DUBAI - Iran ordered a sharp increase in oil output on Monday to take immediate advantage of the lifting of international sanctions, and some foreign firms raced to snap up deals as Tehran emerges from years of international isolation.
Others were more wary, mindful of the risk of falling foul of residual US penalties despite the lifting of nuclear-related sanctions on Saturday by the United States, European Union and United Nations.
Those measures were scrapped as part of a landmark deal between Iran and world powers, rewarding the Islamic Republic for scaling back its atomic energy program in ways that US President Barack Obama said would prevent it from getting its hands on a nuclear bomb.
"We will be committed to the nuclear deal as far as the other side is," Iranian President Hassan Rouhani said on Monday, adding that his country was "morally and religiously committed not to seek weapons of mass destruction."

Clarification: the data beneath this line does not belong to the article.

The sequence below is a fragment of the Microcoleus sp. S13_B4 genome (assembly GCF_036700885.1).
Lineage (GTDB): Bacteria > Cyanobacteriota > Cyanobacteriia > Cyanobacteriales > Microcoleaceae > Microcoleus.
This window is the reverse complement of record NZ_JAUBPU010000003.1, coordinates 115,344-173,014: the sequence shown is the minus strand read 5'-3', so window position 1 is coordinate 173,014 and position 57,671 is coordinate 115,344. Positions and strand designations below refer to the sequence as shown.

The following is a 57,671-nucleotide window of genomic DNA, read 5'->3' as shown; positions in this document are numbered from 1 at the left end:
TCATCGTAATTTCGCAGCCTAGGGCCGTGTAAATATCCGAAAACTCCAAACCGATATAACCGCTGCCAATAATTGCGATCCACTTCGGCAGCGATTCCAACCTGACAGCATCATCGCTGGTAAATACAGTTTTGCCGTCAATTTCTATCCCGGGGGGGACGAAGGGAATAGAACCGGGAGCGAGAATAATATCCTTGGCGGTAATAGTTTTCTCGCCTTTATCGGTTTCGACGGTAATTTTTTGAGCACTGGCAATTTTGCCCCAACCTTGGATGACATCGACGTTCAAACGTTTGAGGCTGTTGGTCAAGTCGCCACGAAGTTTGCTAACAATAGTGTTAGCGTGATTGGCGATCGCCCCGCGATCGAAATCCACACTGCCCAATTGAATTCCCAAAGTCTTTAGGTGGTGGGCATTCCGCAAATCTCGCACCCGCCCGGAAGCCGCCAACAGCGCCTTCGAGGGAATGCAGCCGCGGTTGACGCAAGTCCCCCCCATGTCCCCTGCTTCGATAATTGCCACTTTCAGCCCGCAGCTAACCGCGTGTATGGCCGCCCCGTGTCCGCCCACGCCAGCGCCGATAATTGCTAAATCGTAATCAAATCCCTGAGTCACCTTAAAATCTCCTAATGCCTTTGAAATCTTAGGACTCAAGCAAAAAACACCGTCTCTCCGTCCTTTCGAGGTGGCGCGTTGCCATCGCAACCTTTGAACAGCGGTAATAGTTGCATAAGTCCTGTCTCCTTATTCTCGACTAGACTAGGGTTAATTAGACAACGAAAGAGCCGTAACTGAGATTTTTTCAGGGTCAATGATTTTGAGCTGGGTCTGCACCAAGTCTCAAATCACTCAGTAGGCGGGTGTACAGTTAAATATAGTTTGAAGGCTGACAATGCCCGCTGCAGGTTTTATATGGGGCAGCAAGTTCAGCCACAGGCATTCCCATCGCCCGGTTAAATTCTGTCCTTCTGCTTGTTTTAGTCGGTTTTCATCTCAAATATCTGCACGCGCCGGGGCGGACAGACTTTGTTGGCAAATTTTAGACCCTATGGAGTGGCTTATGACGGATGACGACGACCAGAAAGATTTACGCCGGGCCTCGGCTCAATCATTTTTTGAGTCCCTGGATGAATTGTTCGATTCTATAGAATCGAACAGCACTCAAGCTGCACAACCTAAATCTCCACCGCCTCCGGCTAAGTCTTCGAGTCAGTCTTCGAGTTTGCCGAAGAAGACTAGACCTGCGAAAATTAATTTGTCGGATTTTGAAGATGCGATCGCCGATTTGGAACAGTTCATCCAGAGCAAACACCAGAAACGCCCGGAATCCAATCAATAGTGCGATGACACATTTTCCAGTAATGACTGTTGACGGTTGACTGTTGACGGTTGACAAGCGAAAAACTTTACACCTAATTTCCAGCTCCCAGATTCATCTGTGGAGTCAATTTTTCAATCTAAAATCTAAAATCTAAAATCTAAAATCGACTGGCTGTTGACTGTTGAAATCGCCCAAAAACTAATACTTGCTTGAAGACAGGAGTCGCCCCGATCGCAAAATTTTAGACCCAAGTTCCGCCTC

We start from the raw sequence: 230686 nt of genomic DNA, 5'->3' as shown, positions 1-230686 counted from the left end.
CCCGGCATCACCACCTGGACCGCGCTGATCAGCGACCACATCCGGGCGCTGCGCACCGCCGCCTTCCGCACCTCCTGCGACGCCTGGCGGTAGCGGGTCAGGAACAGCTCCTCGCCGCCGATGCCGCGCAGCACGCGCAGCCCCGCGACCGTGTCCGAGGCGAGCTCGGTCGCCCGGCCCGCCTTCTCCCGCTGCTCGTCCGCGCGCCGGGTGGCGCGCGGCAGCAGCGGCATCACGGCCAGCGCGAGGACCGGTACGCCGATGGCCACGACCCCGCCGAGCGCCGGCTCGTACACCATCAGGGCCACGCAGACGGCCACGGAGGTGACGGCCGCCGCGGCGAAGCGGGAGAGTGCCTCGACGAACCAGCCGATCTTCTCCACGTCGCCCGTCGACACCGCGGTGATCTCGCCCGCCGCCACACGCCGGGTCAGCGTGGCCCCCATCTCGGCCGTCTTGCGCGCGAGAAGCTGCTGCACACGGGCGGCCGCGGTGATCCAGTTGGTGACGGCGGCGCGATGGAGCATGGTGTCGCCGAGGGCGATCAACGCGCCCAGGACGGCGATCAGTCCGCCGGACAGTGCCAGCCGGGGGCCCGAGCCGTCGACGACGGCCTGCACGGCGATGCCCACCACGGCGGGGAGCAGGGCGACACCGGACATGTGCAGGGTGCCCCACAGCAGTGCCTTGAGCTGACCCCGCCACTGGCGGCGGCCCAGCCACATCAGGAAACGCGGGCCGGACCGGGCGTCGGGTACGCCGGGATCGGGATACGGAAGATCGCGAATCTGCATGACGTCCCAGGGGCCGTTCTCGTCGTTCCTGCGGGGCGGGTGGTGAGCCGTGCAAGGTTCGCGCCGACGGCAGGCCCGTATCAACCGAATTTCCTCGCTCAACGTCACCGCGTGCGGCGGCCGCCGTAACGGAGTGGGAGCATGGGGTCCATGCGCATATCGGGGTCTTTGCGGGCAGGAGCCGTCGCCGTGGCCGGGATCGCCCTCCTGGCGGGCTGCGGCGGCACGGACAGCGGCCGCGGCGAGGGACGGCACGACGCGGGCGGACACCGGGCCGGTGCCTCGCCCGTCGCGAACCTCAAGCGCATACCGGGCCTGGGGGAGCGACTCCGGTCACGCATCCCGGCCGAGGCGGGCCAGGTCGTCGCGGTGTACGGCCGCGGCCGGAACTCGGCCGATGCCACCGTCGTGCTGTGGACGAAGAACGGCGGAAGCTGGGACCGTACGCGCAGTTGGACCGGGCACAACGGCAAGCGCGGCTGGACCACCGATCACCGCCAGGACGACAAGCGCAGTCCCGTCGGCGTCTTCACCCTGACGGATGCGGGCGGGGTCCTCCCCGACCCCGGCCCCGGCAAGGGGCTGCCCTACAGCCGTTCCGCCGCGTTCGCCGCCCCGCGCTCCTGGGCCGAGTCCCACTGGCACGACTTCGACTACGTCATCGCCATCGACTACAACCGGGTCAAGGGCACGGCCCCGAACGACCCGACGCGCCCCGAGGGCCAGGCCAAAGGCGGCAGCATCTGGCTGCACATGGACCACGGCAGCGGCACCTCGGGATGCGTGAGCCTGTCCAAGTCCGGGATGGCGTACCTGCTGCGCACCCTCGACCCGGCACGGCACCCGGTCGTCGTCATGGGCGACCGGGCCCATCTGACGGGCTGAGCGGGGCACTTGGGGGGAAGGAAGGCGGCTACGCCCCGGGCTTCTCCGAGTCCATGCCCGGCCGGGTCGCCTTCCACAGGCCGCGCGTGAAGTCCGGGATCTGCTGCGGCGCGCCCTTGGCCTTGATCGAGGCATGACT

The agreement restores Iran's access to tens of billions of dollars in frozen assets, reopens the country to foreign investment and allows it to resume selling oil on world markets, albeit at a time when they are drowning in excess supply.
Deputy Oil Minister Rokneddin Javadi said Iran could increase output by 500,000 barrels a day "and the order to increase production was issued today."
The sanctions revoked at the weekend had cut Iran's oil exports by about 2 million barrels per day (bpd) since their pre-sanctions 2011 peak, to little more than 1 million bpd.
Oil prices touched their lowest since 2003 on Monday as the market braced for additional Iranian oil exports.
The lifting of sanctions opens up business opportunities across a host of sectors, from planes to telecoms.